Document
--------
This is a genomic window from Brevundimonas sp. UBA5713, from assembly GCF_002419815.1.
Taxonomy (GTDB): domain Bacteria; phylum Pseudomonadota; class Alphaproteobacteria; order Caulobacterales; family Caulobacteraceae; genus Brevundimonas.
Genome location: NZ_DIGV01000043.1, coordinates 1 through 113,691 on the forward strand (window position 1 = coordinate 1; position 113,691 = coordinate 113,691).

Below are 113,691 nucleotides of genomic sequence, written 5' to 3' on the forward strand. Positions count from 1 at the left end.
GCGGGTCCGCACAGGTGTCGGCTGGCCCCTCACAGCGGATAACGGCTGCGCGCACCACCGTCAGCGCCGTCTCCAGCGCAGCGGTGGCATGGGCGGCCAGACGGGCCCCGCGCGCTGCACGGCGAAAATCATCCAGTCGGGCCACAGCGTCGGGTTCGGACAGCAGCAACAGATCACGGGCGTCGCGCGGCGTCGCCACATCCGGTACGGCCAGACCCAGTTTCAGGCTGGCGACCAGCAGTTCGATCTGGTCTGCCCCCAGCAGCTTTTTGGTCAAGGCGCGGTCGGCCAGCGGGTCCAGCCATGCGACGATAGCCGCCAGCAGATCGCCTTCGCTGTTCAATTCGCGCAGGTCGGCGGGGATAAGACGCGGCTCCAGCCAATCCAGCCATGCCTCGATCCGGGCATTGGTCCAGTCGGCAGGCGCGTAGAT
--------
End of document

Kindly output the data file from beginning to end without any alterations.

This is a genomic window from Brevundimonas sp. UBA5713, from assembly GCF_002419815.1.
Taxonomy (GTDB): domain Bacteria; phylum Pseudomonadota; class Alphaproteobacteria; order Caulobacterales; family Caulobacteraceae; genus Brevundimonas.
Genome location: NZ_DIGV01000043.1, coordinates 1 through 113,691 on the forward strand (window position 1 = coordinate 1; position 113,691 = coordinate 113,691).

Below are 113,691 nucleotides of genomic sequence, written 5' to 3' on the forward strand. Positions count from 1 at the left end.
GCGGGTCCGCACAGGTGTCGGCTGGCCCCTCACAGCGGATAACGGCTGCGCGCACCACCGTCAGCGCCGTCTCCAGCGCAGCGGTGGCATGGGCGGCCAGACGGGCCCCGCGCGCTGCACGGCGAAAATCATCCAGTCGGGCCACAGCGTCGGGTTCGGACAGCAGCAACAGATCACGGGCGTCGCGCGGCGTCGCCACATCCGGTACGGCCAGACCCAGTTTCAGGCTGGCGACCAGCAGTTCGATCTGGTCTGCCCCCAGCAGCTTTTTGGTCAAGGCGCGGTCGGCCAGCGGGTCCAGCCATGCGACGATAGCCGCCAGCAGATCGCCTTCGCTGTTCAATTCGCGCAGGTCGGCGGGGATAAGACGCGGCTCCAGCCAATCCAGCCATGCCTCGATCCGGGCATTGGTCCAGTCGGCAGGCGCGTAGAT